The National Collegiate Athletic Association has announced its penalties against Penn State University in the wake of the child sex abuse scandal involving former assistant coach Jerry Sandusky. Penn State has been fined $60 million, has been banned from postseason play for four years and must vacate all of its wins under coach Joe Paterno from 1998 to 2011.
While the NCAA did not levy the “death penalty” that would have shut down Penn State’s football program, the penalties are harsh enough to mean that it will be years before the Nittany Lions regain their top-ranking position. Penn State players will be allowed to transfer to other universities where they can play immediately, opening the possibility of what the New York Times calls a “mass exodus.”
The NCAA’s penalties also include the loss of 20 scholarships per year over four years and five years probation.
The $60 million, which is equivalent to the annual average revenue of Penn State’s football program, must be “paid into an endowment for external programs preventing child sexual abuse or assisting victims and may not be used to fund such programs at the university,” said a statement from the NCAA quoted in ESPN.
Noticeably, the NCAA levied the sanctions without first conducting its own investigation. Going through its traditional infractions process would have meant a wait of at least a year before announcing penalities. ESPN says that, in the case of Penn State and the Sandusky scandal, the NCAA “appeared to use the Freeh report … instead of its own investigation.”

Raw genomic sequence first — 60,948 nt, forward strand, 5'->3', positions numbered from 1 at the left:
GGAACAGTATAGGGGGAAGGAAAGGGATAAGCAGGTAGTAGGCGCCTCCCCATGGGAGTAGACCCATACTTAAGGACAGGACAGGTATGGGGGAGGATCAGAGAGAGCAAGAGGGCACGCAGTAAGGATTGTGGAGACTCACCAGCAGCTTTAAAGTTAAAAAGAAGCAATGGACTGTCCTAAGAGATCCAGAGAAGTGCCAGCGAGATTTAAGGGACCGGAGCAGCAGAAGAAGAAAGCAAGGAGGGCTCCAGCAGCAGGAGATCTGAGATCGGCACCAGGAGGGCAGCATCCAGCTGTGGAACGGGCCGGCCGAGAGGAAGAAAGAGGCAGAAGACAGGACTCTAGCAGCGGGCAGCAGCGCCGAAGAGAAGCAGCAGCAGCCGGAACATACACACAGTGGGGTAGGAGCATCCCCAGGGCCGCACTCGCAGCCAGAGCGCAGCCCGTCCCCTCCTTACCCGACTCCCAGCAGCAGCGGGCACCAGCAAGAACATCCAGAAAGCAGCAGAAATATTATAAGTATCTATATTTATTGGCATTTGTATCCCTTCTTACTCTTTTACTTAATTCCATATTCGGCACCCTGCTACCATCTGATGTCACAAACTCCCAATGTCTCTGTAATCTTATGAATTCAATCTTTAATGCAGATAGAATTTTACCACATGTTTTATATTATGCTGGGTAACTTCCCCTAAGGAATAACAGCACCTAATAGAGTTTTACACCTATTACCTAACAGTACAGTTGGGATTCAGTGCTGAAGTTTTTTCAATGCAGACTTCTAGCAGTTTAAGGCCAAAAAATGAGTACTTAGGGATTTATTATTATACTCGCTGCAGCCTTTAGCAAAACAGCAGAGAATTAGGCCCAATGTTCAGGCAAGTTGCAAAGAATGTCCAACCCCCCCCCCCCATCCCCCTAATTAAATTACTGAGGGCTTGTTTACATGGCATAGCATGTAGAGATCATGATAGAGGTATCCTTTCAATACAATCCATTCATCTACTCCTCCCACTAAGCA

The report, conducted by former FBI director Louis Freeh and commissioned by Penn State’s trustees, found that Paterno, former university president Graham Spanier and other Penn State officials had shown “total disregard” to protect children from abuse bySandusky, who was convicted of 45 counts of child sex abuse in June.
NCAA president Mark Emmert emphasized that “no price the NCAA can levy will repair the damage inflicted by Jerry Sandusky on his victims.” He stated that “the culture, actions and inactions that allowed them to be victimized will not be tolerated in collegiate athletics” and said that he hoped the NCAA’s sanctions would “reflect the magnitude of these terrible act and ensure Penn State will rebuild an athletic culture that went horribly awry.”
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